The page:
Vietnam has fought Chinese territorial claims over the South China Sea on t-shirts and in a movie. Its latest battleground is phones and cars.
Hanoi plans to inspect pre-installed navigation apps on Chinese smartphones such as Huawei and Xiaomi to make sure the maps used by their navigation apps do not include China’s controversial ”nine-dash line,” Bloomberg reported recently, citing Vietnam’s Tuoi Tre newspaper. Since October, Vietnam has also been barring models of Chinese cars for sale that come with navigation apps displaying that line, which China uses to lay claim to large swathes of the sea and its resources.
At a government press conference last week, officials said they were ordering businesses and universities—the offending line was also found in an imported textbook—to step up their checks to make sure products containing the map don’t make it into Vietnam, according to Vietnam Customs, a website under the country’s customs department. The country’s deputy trade minister said customs agents have been ordered to closely inspect maps and software in imported cars. Chinese carmaker Hanteng Autos saw seven of its car models impounded by Vietnam recently for the vehicles’ use of the disputed map, according to Tuoi Tre, while Volkswagen’s local distributor also landed in trouble for displaying a model that used such a map.
The nine-dash line, also known as “cow’s tongue” in China because of its shape, first appeared on an official Chinese map in the 1940s, and was adopted by Communist China. In 2016, an international tribunal ruled the line was essentially illegal, in response to a case brought by the Philippines. Despite the ruling, Beijing maintains it has rights within the U-shaped line, which encircles Taiwan—a self-governing democracy—as well as areas claimed by the Philippines, Vietnam, and Malaysia. In recent years, with Philippines leader Rodrigo Duterte taking a more conciliatory approach to China, some of the staunchest pushback to China’s claims has come from Vietnam.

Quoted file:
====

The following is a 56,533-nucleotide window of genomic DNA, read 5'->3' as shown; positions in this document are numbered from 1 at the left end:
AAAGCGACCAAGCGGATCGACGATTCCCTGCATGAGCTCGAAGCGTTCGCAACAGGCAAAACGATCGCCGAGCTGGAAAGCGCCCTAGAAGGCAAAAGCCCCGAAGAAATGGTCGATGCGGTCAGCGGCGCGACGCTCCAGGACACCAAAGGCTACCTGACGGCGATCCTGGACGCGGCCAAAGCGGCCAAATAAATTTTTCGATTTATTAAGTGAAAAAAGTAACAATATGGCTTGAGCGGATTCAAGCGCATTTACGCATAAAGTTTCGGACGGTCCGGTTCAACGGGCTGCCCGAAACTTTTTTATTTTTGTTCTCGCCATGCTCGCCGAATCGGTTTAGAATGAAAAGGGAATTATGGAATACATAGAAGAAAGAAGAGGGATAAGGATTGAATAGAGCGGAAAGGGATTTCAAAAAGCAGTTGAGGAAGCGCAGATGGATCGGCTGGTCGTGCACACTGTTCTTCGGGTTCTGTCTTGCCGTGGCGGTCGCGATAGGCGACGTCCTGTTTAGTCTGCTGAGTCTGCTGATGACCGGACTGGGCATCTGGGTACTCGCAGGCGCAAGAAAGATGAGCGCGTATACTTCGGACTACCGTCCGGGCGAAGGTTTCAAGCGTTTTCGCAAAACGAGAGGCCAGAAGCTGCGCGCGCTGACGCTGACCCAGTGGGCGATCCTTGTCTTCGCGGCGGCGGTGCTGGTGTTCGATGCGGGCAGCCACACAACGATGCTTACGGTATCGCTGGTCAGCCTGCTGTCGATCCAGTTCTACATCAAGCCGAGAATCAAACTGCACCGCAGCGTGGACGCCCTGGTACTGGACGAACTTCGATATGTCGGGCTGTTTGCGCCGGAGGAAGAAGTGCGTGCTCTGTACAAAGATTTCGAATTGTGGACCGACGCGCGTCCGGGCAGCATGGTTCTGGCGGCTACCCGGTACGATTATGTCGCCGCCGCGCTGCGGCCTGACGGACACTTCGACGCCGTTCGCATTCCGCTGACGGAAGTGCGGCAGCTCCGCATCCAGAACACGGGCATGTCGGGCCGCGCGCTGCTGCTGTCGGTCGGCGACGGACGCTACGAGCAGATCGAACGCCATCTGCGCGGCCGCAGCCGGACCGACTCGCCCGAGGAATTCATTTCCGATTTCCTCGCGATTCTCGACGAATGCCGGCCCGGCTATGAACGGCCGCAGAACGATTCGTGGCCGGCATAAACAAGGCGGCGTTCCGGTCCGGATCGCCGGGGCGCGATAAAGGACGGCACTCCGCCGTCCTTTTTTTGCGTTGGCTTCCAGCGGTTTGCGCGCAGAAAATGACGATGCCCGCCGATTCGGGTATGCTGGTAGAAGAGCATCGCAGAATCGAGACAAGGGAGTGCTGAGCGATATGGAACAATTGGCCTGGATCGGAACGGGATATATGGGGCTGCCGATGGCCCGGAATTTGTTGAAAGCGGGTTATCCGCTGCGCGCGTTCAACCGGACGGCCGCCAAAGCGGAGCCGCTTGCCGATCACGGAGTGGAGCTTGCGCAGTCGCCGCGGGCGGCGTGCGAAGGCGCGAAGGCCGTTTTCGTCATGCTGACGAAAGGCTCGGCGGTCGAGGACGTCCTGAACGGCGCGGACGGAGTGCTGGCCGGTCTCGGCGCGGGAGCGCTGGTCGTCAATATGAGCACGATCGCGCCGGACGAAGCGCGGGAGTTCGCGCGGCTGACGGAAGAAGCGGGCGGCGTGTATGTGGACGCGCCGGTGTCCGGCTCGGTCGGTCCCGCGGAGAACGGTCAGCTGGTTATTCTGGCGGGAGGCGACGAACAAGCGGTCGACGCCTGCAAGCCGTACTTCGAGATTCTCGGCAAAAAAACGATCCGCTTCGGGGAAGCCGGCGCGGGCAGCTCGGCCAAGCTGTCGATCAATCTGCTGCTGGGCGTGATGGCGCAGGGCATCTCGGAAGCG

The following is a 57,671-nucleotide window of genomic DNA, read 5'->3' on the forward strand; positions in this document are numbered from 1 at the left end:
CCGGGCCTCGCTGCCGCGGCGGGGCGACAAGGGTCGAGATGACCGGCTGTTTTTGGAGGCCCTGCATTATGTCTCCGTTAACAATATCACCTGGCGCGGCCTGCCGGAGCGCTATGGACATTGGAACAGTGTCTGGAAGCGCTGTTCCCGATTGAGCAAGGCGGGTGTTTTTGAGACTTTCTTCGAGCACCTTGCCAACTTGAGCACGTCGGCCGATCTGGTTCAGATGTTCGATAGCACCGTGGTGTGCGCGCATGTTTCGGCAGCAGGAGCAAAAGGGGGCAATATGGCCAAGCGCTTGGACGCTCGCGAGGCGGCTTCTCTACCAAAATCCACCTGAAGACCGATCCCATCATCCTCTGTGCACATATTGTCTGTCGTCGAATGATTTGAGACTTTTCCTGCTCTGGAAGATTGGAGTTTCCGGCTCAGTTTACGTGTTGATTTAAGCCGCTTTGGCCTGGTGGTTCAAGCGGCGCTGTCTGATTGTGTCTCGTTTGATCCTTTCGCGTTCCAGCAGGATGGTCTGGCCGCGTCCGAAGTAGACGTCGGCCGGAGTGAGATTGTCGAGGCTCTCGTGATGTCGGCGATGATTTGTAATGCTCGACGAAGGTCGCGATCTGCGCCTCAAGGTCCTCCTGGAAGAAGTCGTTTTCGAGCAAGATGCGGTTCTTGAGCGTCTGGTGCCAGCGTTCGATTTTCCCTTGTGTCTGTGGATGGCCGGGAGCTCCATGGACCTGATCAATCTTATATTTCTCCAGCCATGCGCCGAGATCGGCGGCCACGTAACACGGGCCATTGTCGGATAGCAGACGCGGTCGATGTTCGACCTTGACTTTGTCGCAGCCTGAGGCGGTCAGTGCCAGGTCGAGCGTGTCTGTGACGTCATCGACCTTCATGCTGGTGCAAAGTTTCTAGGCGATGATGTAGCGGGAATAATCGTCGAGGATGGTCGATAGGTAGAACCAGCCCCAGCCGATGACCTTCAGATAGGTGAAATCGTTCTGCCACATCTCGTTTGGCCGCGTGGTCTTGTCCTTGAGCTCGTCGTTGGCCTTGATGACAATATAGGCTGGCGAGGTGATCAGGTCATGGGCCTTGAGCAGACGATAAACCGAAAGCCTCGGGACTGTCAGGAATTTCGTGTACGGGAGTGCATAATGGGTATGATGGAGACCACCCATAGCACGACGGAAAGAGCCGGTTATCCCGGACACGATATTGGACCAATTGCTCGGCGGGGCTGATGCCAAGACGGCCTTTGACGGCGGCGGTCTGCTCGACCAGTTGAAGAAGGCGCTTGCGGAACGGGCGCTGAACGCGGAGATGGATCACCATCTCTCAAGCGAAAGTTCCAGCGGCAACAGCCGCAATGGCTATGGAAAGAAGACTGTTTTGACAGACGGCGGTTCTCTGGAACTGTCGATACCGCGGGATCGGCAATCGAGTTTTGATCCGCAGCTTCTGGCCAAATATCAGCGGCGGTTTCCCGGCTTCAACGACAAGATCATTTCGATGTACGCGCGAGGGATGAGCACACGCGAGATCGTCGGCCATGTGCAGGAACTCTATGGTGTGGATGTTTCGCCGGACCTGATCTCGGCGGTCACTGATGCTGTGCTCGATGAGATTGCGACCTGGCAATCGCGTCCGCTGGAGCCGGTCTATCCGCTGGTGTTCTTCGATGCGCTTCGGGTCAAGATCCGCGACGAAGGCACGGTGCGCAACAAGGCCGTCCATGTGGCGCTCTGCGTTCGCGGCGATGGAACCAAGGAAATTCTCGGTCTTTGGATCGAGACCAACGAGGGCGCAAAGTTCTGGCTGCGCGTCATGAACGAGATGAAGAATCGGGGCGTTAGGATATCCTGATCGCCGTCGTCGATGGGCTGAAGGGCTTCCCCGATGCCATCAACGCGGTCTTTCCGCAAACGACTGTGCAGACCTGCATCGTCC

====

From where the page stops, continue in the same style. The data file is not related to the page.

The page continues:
Last month, Vietnam banned the screening of Dreamworks animated film Abominable, which contains the disputed line, while Jackie Chan, the popular Hong Kong movie star, had to cancel a charity event in Vietnam last week, after thousands of angry Vietnamese internet users flooded the Facebook page of the charity, accusing Chan of supporting China’s claims although he has never voiced support for the line explicitly.
Some private businesses in Vietnam have already started their own screening for the disputed map. A Vietnamese automobile distributor, which sells Chinese cars including Haima, Geely, Zotye, and Baic, said last month it would start to remove the default navigation map on those vehicles that include the nine-dash line.
The scrutiny puts Chinese companies in a difficult situation, as they try to please both domestic and overseas consumers—mirroring the tricky position of US firms doing business with China.
For now, companies are dealing with the situation by using different services in China and abroad. In the case of Huawei, the navigation apps its phones come with in China are from search engine giant Baidu or navigation service provider amap—those Chinese providers’ maps include the nine-dash line, according to their websites, even though it would never be used for navigational purposes by any user. Xiaomi also uses amap (link in Chinese) for its phones in China, according to its users.
Meanwhile, in Vietnam, the two companies use Google maps that do not contain the line, according to marketing representatives from Xiaomi and Huawei who were quoted by Vietnamese news outlet Zing.vn. Huawei declined to comment, while Xiaomi did not reply to a request for comment. Both brands are relatively recent arrivals in the Vietnam smartphone market, though another Chinese smartphone maker, Oppo, is the second-biggest player after Samsung.
Having different practices in China and overseas, doesn’t mean Chinese companies are safe from ire in China. In August, Huawei came under fire for listing Taipei as “Taipei, Taiwan” in its region menu for users who choose traditional Chinese, used in Taiwan, as their written language. Beijing, which regards Taiwan as a “Chinese province,” sees that as implying the self-ruled island is a country. After Chinese internet users advocated a boycott of Huawei, the company quickly modified Taipei to show it as part of China for mainland users, while models outside of China list Taipei with no country after it.